Title: Re: Eyewear in Afghanistan
Post by: WB on April 26, 2008, 00:29:18
Quote
Canada has tested, against battlefield threats, several types of ballistic eye wear that were claimed to have met ANSI &/or Mil Std requirements.  Many of these (including popular brand names) failed catastrophically under our testing. 

This seems to be confirmed by the independant test I linked earlier:

http://www.firesupportbase.com/reviews/EyeProtectionSystems2bx.htm

Our Issued Revision Sawfly BEW performed the best with ESS coming in second, while the Oakley A Frames and Wiley-X XL-1 both showed penetrations.  I'm sure someone can come up with a more scientific test than this guy did, but I think he did a pretty good comparison.
Title: Re: Eyewear in Afghanistan
Post by: PuckChaser on April 26, 2008, 01:27:05
Check out this link:
http://www.firesupportbase.com/reviews/EyeProtectionSystems2bx.htm
Both the Oakley A Frames and Wiley X XL-1 failed failed to stop penetrations... :-\

WB, that's a fantastic link, thank you. I'll definately be passing that onto my guys who are considering COTS eyewear.

MCG: Appreciate you hilighting the link, didn't notice it sneak it there before.
Title: Re: Eyewear in Afghanistan
Post by: PatrickO on April 26, 2008, 18:33:33
Thanks for that link. Although i already found Revision's video to be impressive, that independant link was a very informative read. thank you again for posting it.
Title: Re: Eyewear in Afghanistan
Post by: MCG on April 27, 2008, 18:13:36
I'd just like to add that there is an obvious flaw in any BEW standard which allows lenses to be removed from the frames prior to conducting penetration tests.  If the interface between lens and frame is the weak link, you will not know until too late.  Military users will also want BEW that has been tested for blast performance.  I do not know if there is much they glasses or goggles can to to protect eyes from the shock-wave & overpressure.  I do know that if they are not fit for a blast threat, then they may become the object which removes your eyes in a situation which otherwise would not have caused serious eye injury.
Title: Re: Eyewear in Afghanistan
Post by: NL_engineer on April 27, 2008, 18:52:11
This seems to be confirmed by the independant test I linked earlier:

http://www.firesupportbase.com/reviews/EyeProtectionSystems2bx.htm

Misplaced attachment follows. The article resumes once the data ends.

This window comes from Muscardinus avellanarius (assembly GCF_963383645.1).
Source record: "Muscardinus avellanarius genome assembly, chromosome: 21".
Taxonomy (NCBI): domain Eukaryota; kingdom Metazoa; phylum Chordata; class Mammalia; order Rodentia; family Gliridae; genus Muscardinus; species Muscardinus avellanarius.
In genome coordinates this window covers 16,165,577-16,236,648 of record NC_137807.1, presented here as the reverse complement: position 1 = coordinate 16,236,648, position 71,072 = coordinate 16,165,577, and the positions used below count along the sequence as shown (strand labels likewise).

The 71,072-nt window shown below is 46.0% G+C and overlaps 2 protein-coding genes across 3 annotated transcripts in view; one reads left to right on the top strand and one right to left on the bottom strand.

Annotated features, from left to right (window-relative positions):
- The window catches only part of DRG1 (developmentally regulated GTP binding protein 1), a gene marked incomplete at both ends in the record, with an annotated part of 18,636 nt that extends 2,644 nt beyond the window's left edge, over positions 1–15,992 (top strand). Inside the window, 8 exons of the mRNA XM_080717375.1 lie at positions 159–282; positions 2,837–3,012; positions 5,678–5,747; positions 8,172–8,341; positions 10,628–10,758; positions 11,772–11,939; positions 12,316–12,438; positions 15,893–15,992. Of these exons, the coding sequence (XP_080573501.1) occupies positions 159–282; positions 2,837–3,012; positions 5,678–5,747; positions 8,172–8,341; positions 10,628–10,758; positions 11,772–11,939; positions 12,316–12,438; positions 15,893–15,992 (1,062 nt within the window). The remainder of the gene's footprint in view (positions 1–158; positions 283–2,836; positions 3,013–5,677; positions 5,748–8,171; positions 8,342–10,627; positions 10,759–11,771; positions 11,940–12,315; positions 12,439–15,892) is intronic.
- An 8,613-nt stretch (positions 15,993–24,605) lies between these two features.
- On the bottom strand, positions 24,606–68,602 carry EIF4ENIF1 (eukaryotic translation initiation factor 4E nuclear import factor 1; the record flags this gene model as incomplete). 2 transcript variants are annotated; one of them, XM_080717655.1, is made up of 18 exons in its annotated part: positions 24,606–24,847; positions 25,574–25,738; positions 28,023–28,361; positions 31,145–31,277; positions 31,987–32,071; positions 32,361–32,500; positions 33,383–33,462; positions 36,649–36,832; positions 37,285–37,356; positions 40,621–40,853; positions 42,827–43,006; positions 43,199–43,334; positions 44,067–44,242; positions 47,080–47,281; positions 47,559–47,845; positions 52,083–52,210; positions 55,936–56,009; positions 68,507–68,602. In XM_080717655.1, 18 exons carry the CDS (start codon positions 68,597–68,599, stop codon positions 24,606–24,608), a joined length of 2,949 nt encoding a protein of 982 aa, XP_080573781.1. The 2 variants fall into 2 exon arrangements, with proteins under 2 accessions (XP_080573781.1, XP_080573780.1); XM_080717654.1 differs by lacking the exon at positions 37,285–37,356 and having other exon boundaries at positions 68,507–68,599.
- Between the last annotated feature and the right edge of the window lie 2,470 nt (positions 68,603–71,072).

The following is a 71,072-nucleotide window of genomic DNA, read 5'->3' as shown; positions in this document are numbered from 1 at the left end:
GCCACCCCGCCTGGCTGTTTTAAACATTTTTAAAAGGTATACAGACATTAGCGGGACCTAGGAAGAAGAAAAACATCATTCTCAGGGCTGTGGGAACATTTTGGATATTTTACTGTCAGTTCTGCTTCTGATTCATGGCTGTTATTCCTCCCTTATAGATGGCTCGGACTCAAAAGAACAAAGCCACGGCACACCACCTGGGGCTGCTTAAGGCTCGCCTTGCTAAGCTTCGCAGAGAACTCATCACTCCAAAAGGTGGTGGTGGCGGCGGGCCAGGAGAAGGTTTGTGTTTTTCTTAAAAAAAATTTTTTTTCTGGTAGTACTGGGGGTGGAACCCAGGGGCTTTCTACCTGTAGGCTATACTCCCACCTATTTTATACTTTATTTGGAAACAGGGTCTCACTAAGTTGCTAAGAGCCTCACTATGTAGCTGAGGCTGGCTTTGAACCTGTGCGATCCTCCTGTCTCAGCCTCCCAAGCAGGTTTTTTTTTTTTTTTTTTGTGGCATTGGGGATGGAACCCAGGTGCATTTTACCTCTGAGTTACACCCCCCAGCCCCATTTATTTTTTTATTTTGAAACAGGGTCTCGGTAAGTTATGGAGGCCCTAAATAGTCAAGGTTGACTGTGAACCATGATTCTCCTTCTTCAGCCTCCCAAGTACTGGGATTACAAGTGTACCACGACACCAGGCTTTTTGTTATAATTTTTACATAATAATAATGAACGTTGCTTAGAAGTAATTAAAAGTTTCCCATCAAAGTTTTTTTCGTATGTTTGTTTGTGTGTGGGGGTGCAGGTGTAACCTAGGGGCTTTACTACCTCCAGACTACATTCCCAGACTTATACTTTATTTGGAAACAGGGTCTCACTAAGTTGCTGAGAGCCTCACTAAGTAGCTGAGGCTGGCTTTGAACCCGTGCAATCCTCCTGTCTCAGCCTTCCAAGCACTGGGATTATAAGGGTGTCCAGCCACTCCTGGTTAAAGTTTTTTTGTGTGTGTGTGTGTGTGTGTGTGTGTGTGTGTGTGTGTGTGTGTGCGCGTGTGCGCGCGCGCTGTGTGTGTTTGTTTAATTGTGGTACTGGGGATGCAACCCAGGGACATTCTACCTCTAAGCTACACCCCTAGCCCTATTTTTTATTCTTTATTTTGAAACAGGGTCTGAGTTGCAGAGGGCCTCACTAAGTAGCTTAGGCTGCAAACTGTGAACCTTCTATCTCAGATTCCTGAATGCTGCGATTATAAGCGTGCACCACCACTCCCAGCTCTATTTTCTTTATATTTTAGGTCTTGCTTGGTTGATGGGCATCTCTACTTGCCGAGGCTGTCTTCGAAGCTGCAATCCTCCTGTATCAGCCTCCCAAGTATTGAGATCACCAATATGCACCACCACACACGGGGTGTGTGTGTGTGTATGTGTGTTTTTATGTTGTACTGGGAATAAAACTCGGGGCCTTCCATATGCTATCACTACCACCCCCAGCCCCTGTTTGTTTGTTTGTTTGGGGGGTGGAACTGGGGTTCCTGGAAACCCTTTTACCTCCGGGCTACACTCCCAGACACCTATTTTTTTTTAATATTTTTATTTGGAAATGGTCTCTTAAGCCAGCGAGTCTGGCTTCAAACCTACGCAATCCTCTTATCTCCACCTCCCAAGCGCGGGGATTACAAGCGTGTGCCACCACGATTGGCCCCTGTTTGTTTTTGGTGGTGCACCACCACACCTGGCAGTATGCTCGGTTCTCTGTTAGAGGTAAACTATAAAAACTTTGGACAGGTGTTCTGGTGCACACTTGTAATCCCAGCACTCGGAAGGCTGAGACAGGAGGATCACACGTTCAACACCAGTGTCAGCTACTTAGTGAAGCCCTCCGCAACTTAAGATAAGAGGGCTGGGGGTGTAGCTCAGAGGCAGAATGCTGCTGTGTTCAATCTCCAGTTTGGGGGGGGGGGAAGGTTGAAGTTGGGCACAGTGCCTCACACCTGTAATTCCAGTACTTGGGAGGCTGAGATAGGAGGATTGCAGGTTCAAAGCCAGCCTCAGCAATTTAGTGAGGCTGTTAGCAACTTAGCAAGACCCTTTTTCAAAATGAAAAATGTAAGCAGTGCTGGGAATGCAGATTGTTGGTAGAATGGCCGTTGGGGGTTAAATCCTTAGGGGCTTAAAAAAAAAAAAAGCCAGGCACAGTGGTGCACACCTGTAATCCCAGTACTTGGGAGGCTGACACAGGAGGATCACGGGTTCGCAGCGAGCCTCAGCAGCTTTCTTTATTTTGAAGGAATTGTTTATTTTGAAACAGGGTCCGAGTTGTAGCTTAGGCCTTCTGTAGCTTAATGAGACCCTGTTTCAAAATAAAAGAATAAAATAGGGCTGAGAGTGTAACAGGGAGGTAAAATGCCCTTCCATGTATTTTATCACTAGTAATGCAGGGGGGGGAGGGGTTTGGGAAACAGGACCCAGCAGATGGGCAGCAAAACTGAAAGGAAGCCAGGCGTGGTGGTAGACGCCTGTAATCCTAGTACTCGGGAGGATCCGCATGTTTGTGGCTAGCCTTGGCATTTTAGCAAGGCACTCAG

Our Issued Revision Sawfly BEW performed the best with ESS coming in second, while the Oakley A Frames and Wiley-X XL-1 both showed penetrations.  I'm sure someone can come up with a more scientific test than this guy did, but I think he did a pretty good comparison.

Are those Oakley goggles form the standard issue line? as they look like the ones here (http://oakley.ca/pd/1331).  If this was a real test, they would have used the ones from the US standard issue program.

A friend of mine uses a set of A frames (civi type) to keep dust and dirt out of his eyes at work etc (driving through Gagetown); then compare them to a set of land ops that are designed to protect the eyes from projectiles is comparing apples to oranges.

just my 2 cents
Title: Re: Eyewear in Afghanistan
Post by: Matt_Fisher on April 29, 2008, 09:17:29
IMO a major issue in regard to CF spec'd ballistic eyewear is the closed nature of the objecive performance specifications.  Several companies have expressed frustration in regard to DRDC Valcartier/DSSPM being so tight lipped about what their performance objectives are, it's difficult for them (the eyewear manufacturers) to work on engineering a solution to meet the Canadian requirements as they don't really know what objective they're having to build to.

I don't have any issue with the CFs having their own standard (provided that it's superior to what is already established as ANSI/CSA/Mil ratings) for PPE performance, but what I think is fair is that industry is given a fair opportunity to participate in developing equipment that can meet the spec, is validated by DND sanctioned testing programs (whether they're run through DRDC Valcartier or outsourced to an independent facility), even if it is the commercial interest that has to foot the bill for the testing, provided that if the product meets or exceeds the objective standard it is allowed for personal procurement, i.e. US Army Approved Protective Eyewear List.